I was attracted to a career as a patent attorney when I noticed the list of desired attributes on a patent attorney advert, particularly the need for people with good communication skills. I investigated further and it transpired that a career as a patent attorney was a rewarding and interesting one which combined technical knowledge with the law and was only open to people with STEM degrees, so it sounded ideal to me.
I applied to several patent attorney firms in my final year at university and went to a few rounds of interviews. They all revolved around describing how a particular object worked, ranging from basic scissors to types of window hinges. This interview style takes a certain amount of getting used to, so I would recommend practising explaining things to others to help prepare.
My interview at Slingsby Partners lasted an afternoon and involved several stages, each of which built on the previous. My interviewers were mainly trying to see how I dealt with problems as they appeared and how I adapted to their suggestions – essentially, testing what it would be like to work with me. I also got to speak to other trainees in the firm to ask any questions I might have about day-to-day office life, and I left the interview feeling that I had met many friendly people.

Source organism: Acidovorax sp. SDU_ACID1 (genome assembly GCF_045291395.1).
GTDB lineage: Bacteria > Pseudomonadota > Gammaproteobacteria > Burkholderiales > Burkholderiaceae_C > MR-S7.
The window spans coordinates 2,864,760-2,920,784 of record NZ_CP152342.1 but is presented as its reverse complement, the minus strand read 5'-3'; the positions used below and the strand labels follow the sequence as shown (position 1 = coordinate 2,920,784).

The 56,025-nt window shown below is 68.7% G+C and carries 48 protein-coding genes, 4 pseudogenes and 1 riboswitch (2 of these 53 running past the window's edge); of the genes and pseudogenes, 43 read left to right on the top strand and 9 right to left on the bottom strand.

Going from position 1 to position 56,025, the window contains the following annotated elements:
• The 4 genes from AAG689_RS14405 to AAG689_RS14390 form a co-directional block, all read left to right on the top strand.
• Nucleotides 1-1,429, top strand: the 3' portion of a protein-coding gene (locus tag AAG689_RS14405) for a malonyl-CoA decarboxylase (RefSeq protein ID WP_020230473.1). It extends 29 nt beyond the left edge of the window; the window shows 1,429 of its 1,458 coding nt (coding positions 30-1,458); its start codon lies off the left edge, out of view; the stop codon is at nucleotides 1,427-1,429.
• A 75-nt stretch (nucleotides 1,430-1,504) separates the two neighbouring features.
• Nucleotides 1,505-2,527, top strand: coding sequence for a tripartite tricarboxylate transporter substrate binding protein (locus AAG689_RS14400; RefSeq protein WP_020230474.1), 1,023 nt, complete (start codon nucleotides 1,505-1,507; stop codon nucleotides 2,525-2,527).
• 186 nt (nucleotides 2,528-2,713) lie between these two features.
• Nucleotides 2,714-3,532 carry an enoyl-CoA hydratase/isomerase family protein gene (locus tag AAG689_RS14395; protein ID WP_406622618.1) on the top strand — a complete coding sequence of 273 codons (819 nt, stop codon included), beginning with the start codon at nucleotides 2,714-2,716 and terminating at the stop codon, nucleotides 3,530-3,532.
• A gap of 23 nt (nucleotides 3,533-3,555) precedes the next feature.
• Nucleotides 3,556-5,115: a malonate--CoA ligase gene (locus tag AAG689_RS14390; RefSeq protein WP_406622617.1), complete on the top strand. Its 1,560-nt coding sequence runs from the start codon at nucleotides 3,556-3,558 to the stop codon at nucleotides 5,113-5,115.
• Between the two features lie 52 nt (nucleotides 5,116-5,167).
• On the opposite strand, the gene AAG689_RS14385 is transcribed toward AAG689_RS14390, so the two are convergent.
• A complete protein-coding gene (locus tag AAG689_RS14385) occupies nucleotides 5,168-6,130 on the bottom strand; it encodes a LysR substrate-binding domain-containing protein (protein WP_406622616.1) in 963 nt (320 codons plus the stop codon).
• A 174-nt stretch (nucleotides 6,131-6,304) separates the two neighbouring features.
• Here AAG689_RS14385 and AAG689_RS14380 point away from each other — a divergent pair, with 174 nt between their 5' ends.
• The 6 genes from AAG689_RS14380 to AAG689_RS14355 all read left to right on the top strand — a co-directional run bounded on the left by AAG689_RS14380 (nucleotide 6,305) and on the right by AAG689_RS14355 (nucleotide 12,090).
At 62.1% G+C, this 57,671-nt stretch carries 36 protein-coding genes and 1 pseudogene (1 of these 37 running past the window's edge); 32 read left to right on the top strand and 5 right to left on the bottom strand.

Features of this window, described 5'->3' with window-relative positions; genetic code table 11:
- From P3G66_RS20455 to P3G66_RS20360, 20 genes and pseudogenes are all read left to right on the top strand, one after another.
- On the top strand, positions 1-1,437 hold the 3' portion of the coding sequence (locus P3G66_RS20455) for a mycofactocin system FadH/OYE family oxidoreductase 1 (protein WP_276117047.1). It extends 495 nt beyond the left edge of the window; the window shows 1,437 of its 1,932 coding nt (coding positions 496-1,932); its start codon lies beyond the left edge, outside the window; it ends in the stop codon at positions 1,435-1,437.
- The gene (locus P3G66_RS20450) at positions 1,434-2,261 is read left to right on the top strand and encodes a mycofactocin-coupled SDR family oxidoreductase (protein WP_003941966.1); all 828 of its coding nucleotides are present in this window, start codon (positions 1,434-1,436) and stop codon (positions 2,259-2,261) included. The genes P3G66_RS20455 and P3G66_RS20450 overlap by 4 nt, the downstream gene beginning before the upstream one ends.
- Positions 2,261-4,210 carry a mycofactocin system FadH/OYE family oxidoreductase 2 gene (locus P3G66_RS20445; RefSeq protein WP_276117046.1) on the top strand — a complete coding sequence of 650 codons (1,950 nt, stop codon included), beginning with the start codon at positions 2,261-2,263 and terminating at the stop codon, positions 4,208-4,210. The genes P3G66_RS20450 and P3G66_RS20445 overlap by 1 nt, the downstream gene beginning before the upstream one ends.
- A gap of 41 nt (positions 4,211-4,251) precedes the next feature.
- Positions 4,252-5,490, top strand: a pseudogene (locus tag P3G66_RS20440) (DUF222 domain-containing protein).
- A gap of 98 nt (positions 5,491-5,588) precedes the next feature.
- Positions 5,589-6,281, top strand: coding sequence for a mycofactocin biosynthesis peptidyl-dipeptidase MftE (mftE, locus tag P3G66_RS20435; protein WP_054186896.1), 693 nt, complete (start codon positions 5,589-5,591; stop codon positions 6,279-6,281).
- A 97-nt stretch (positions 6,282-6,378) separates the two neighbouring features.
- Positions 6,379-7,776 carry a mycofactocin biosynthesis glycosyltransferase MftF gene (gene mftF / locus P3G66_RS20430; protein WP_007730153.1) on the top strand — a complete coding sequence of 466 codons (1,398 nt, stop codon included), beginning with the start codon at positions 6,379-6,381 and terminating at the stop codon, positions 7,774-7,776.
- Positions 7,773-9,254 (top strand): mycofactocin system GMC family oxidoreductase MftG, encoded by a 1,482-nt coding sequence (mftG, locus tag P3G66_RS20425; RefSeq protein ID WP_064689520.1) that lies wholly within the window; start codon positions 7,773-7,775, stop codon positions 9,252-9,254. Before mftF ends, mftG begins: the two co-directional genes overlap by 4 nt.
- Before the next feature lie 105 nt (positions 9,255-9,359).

I started at Slingsby Partners during the Covid-19 pandemic, so it wasn’t the usual introduction to working life. Despite this, I was very quickly involved with a variety of work, from responding to exam reports to sitting in on some litigation proceedings. It was strange not being able to talk to people in person, but the video calls were still effective at making me feel welcome. I then started at Queen Mary which was also held fully online so I had a very sedentary few months! During the Queen Mary course, I worked two days “in the office” and had three days for studying. This stage can be quite difficult because your time is split between the two responsibilities. Once the course was finished, I was able to fully concentrate on work and started to get very busy.
I think one of the benefits of joining a smaller more specialised firm is that you get the opportunity to work with the partners right from the start. This creates a very friendly and open environment, where trainees can learn from and collaborate with colleagues who are at different stages of their careers. Working with different people within the company means that you pick up other ways of approaching tasks and different writing styles, each with their own advantage.